It appears that the White House and Senate Majority Leader (for now) Harry Reid are not at all on the same page regarding the tax deal that Reid is negotiating with House Republicans. Ever since yesterday afternoon, the White House has been sending one signal after another to indicate that they think that Reid has negotiated a horrible deal for the middle class and a giant giveaway to corporate America. Now they’ve explicitly promised to veto the compromise package of tax extenders.

Jennifer Friedman, a White House spokeswoman, said the deal being hashed out between Senate Majority Leader Harry Reid (D-Nev.) and House Ways and Means Chairman Dave Camp (R-Mich.) gave far too much to business interests, and far too little to the middle-class.

“The president would veto the proposed deal because it would provide permanent tax breaks to help well-connected corporations while neglecting working families,” Friedman said, just hours after reports emerged that a $450 billion deal on the tax breaks was close at hand and that negotiators hoped to wrap it up by Tuesday.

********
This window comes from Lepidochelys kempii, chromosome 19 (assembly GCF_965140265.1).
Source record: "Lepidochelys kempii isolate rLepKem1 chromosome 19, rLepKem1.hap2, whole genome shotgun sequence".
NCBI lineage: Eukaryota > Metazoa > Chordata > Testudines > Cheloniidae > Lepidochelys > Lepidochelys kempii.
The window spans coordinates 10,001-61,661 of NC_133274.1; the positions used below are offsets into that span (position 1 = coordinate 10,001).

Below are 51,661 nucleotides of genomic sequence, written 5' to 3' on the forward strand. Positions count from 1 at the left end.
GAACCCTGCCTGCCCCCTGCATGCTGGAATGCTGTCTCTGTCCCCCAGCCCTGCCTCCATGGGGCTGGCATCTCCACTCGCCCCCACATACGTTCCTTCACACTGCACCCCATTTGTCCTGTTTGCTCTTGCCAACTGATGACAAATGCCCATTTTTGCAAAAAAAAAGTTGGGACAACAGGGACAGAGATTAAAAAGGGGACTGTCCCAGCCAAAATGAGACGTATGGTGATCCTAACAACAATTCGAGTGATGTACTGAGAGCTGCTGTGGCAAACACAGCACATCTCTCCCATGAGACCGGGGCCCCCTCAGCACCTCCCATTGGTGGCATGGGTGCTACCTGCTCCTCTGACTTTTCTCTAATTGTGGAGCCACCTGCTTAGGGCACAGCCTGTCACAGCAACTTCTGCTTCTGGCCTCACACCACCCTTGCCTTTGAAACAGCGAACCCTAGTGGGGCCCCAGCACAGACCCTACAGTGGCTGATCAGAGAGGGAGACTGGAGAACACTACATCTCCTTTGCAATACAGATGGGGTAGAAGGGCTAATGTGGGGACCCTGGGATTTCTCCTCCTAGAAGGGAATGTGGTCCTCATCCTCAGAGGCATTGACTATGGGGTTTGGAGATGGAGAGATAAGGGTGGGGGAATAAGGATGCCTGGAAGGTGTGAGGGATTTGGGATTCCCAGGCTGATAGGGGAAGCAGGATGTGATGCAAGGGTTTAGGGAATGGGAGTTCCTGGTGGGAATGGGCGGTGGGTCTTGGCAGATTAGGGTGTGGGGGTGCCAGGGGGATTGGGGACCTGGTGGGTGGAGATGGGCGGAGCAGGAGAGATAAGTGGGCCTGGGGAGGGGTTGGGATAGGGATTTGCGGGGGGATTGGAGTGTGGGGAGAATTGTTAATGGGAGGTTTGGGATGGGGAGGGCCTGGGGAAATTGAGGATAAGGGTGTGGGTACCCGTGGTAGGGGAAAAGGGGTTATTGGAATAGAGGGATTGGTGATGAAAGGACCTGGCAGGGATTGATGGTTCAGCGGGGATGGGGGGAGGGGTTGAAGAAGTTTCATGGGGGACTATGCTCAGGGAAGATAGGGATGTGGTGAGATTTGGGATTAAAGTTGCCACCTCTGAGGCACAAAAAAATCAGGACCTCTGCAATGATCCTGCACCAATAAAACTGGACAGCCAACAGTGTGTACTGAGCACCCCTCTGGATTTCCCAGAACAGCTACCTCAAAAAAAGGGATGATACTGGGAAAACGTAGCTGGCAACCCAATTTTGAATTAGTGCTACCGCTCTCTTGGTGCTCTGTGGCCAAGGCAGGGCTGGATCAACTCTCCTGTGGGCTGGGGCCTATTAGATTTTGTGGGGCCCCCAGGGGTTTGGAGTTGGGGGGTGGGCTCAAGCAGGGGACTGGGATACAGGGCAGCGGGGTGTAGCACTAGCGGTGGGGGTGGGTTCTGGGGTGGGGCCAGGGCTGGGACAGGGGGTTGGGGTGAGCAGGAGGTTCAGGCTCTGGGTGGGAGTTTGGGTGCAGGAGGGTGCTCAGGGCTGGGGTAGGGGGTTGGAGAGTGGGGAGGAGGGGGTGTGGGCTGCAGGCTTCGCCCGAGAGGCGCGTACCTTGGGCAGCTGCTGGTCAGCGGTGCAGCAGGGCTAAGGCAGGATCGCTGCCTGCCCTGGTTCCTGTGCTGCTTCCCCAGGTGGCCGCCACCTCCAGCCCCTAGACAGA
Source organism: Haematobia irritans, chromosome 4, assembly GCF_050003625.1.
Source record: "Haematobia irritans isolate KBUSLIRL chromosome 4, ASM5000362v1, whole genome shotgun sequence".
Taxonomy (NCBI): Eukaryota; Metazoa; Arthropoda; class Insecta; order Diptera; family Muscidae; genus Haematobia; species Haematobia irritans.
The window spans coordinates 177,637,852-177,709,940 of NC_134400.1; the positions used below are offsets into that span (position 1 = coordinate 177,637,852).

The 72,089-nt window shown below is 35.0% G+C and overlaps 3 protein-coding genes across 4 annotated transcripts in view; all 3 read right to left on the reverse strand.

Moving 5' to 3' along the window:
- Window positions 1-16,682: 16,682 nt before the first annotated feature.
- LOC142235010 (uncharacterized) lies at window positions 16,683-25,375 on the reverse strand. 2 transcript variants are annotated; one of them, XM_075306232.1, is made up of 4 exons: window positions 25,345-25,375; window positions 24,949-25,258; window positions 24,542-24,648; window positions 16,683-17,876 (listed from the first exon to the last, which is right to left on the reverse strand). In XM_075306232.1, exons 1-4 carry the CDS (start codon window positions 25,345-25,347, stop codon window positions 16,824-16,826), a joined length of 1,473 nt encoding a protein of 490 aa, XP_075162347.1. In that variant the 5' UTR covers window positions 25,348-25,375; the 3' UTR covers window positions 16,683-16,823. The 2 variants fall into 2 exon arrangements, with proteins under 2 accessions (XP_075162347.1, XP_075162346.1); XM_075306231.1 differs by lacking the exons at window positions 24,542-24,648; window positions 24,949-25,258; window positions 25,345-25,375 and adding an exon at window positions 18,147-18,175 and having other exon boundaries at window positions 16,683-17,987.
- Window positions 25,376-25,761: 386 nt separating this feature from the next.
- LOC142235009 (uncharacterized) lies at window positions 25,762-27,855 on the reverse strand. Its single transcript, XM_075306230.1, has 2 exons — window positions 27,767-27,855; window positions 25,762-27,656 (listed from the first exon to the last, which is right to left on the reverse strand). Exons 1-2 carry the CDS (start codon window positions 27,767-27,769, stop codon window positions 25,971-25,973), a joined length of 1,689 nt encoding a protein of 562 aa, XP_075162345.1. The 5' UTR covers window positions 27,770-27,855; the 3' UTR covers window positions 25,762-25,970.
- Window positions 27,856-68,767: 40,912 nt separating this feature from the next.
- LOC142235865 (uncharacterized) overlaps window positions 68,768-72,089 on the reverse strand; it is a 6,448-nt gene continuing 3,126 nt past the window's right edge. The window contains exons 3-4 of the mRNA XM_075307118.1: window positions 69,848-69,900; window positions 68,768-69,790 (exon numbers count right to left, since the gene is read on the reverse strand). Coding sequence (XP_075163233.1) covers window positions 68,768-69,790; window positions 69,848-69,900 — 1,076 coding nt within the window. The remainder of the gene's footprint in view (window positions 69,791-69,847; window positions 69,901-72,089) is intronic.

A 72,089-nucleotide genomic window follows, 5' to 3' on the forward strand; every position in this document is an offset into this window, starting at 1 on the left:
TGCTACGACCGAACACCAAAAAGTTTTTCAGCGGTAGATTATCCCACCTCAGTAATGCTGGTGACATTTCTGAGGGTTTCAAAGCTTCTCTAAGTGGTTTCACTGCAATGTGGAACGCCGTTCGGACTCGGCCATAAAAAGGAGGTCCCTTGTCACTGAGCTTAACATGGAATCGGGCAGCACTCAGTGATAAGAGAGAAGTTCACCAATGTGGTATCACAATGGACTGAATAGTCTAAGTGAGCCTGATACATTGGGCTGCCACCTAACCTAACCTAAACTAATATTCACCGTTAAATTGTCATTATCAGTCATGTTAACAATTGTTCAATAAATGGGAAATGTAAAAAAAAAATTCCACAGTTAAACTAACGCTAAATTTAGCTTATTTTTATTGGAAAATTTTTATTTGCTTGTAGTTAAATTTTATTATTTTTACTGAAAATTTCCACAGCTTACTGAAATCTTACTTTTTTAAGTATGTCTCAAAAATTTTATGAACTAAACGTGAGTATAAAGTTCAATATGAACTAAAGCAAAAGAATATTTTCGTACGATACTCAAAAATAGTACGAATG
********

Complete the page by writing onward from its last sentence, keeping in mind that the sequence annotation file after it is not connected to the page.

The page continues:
It’s not clear that there is any way to get a better deal, and the Republicans will completely control Congress next year and will surely insist on an even rawer deal for the middle class in next year’s budget. But, at least this time around, the White House is willing to fight and must have some hope of extracting some further concessions.

What’s most interesting about this is the rift that has opened up between Reid and the administration.

Martin Longman

Martin Longman is the web editor for the Washington Monthly. See all his writing at